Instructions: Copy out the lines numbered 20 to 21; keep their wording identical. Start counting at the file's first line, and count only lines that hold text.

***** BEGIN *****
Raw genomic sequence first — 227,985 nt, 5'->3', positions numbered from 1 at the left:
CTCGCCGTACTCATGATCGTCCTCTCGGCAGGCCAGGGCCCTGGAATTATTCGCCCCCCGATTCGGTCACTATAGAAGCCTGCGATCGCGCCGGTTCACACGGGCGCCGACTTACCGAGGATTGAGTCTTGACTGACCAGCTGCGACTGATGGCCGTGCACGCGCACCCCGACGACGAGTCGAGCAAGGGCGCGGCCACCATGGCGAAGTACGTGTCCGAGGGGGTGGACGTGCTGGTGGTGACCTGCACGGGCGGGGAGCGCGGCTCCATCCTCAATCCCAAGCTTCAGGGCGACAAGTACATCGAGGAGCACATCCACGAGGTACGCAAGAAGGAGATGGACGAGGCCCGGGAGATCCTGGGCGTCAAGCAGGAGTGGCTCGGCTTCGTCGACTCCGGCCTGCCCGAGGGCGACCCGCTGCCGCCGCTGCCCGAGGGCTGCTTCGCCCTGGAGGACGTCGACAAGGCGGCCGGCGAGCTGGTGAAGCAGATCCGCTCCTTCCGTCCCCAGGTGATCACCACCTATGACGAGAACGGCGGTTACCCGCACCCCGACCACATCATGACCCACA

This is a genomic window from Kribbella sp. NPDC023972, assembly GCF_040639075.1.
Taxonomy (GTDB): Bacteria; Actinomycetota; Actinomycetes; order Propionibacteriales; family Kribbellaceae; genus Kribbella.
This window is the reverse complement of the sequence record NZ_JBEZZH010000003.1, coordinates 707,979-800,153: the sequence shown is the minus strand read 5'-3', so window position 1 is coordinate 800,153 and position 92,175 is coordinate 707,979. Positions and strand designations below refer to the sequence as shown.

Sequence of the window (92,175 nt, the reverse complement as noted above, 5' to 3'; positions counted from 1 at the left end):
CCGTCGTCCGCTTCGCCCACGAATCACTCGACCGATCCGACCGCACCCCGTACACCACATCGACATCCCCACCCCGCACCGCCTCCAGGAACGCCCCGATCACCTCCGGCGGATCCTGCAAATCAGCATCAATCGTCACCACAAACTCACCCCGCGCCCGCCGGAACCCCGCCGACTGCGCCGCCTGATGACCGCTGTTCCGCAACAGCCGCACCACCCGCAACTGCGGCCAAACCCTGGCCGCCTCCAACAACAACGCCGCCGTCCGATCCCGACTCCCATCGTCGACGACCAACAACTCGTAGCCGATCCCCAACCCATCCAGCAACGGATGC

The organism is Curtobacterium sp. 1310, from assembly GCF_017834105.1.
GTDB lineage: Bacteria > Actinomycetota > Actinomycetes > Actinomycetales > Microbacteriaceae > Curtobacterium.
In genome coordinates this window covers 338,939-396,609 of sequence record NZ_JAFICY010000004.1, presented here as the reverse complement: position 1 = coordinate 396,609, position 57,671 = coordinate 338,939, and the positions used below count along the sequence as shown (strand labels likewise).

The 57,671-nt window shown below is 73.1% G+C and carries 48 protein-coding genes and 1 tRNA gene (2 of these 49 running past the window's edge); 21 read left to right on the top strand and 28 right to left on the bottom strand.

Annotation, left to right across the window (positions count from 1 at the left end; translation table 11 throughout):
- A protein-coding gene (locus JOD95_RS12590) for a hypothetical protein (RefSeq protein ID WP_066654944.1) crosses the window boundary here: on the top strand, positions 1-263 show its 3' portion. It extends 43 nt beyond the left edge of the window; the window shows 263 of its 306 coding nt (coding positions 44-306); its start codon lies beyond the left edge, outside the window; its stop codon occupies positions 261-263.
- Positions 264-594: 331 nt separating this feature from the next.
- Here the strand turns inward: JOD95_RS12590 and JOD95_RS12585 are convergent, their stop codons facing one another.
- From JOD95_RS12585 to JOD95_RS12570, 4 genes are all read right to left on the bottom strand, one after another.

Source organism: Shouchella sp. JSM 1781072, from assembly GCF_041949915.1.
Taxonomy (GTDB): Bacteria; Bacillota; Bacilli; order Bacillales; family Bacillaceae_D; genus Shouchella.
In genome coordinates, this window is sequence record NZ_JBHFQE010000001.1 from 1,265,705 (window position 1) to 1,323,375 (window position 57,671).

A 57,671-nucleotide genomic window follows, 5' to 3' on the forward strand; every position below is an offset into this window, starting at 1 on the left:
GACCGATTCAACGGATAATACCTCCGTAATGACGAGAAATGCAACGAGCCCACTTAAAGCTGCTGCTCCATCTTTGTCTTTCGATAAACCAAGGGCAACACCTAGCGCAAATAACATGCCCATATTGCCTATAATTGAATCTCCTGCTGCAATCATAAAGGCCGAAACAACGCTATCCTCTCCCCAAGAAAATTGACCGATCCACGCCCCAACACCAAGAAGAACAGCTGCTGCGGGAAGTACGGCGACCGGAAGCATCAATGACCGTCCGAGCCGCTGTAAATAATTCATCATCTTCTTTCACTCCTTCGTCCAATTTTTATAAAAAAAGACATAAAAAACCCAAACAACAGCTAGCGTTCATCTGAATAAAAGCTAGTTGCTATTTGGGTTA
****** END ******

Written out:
A 57,671-nucleotide genomic window follows, 5' to 3' on the forward strand; every position below is an offset into this window, starting at 1 on the left:
GACCGATTCAACGGATAATACCTCCGTAATGACGAGAAATGCAACGAGCCCACTTAAAGCTGCTGCTCCATCTTTGTCTTTCGATAAACCAAGGGCAACACCTAGCGCAAATAACATGCCCATATTGCCTATAATTGAATCTCCTGCTGCAATCATAAAGGCCGAAACAACGCTATCCTCTCCCCAAGAAAATTGACCGATCCACGCCCCAACACCAAGAAGAACAGCTGCTGCGGGAAGTACGGCGACCGGAAGCATCAATGACCGTCCGAGCCGCTGTAAATAATTCATCATCTTCTTTCACTCCTTCGTCCAATTTTTATAAAAAAAGACATAAAAAACCCAAACAACAGCTAGCGTTCATCTGAATAAAAGCTAGTTGCTATTTGGGTTA